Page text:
Despite what certain aspects of media will tell you, the average age of a gamer is now more likely to be in his thirties with a disposable income. A far cry from a teenager who sits in his room all day playing games with an 18 certification. Maybe the powers that be have realised this, as it would go along way to explain why our beloved pastime is now more expensive than ever.
Last November, eager gamers found themselves having to shell out vast amounts of money on a glut of big titles such as Skyrim, Battlefield 3, Saints Row: The Third, Assassin’s Creed, Batman and the annual instalment from Call of Duty.
Even if you were fortunate enough to afford £250 on games, you could also be expected to pay a hell of a lot more on DLC too, which begs the question: Has gaming become too expensive?
Even if could afford all the big-name games, the chances are you wouldn’t have the time or money to purchase the lesser known games. These, very often, are more rewarding experiences but gamers are quick to look for solutions, maybe in renting games or even trading in some older titles to buy a few new ones.
This is how it has always worked. I have fond memories of going around to a friend’s house who had a double tape-to-tape deck on his stereo, which meant I could illegally copy games such as Boulderdash, Chuckie Egg, Commando, Spy Hunter, Bruce Lee and Pitstop 2 onto a blank cassette.
Did this stop us buying games? Of course it didn’t. There was nothing better than visiting an independent store that had a few games you had never heard of, but ending up buying because you liked the cover, much like a music lover would do the same with vinyl. This was where my love affair with gaming began, but all this could disappear forever as publishers look at destroying their Achilles heal; the infamous second-hand market once and for all.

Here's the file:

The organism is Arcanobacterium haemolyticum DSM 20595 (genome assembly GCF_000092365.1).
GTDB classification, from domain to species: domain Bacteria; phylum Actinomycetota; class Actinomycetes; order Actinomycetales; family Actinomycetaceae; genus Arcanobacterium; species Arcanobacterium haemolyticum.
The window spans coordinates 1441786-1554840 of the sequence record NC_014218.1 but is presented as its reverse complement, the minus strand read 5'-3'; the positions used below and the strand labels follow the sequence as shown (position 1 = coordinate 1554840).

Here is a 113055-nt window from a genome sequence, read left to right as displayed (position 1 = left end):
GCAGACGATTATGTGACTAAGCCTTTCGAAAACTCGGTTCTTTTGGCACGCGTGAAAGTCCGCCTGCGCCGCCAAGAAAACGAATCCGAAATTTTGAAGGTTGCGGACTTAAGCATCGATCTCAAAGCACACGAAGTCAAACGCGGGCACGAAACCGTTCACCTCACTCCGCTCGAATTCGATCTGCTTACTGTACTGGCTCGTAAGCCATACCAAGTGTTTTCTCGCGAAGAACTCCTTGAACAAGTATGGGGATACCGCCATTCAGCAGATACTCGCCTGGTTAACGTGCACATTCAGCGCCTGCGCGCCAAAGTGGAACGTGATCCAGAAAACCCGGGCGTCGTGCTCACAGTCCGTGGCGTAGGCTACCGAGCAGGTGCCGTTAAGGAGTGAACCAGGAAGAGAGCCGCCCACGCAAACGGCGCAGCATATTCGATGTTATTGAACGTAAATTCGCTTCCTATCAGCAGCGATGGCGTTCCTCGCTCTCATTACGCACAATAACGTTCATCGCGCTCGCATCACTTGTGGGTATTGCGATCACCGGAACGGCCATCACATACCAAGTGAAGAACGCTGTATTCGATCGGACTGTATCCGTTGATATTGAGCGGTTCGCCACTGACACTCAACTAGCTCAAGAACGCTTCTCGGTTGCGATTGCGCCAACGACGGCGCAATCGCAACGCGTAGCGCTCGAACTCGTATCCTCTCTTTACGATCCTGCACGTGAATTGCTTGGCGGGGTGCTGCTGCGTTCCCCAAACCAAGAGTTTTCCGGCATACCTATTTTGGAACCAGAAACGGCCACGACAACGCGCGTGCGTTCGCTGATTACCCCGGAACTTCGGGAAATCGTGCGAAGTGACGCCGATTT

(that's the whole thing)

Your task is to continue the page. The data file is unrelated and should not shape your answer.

There are rumours that new consoles from Microsoft and Sony are on the horizon, and the wise money is on the fact that they will either not play pre-owned games or even consist of digital downloads only. Either of these can only be bad for the average gaming punter.
It currently feels that we are gently being ushered into a place where we all play just a handful of games, and then subscribe to that franchise for regular updates to keep you playing these same games and nothing else. So if you are a FIFA, Call of Duty or Gear of War fan, you simply pay a little extra for a season pass and you will have a great time playing your favourite game for 12 months before doing it all over again. Could this leave us all in some kind of gaming Groundhog Day, where everyday is the same?
One concern is that innovation will suffer and the days of discovering hidden gems will be lost forever, but the more immediate threat would be the increasing misuse of the now infamous DLC. Step forward Capcom, who had the arrogance to release Street Fighter vs. Tekken only to announce they would be selling twelve additional characters at a later date, but were already included on the disc.
How many people do you know that would happily pay £40 for a game only to be stung a few weeks later for content that was on the disc all along?
As more and people begin to invest in tablets and smartphones, where good games can be found at a fraction of console prices, I wonder if this is where many gamers will migrate to if they feel they are being priced out of gaming. Take a game like Football Manager, for example, which feels just as good on the iPad for £6.99 as it does on PC for £20, not to mention the countless games available for just a few pounds.
With most releases now launching at £39.99, which is then followed by additional DLC costing another £15 on top of the base game, and the majority of XBL/PSN titles costing at least ten pounds, maybe gaming is getting too expensive for people. If the industry insists on removing the second-hand market and renting of games, I fear it could blow up in their faces.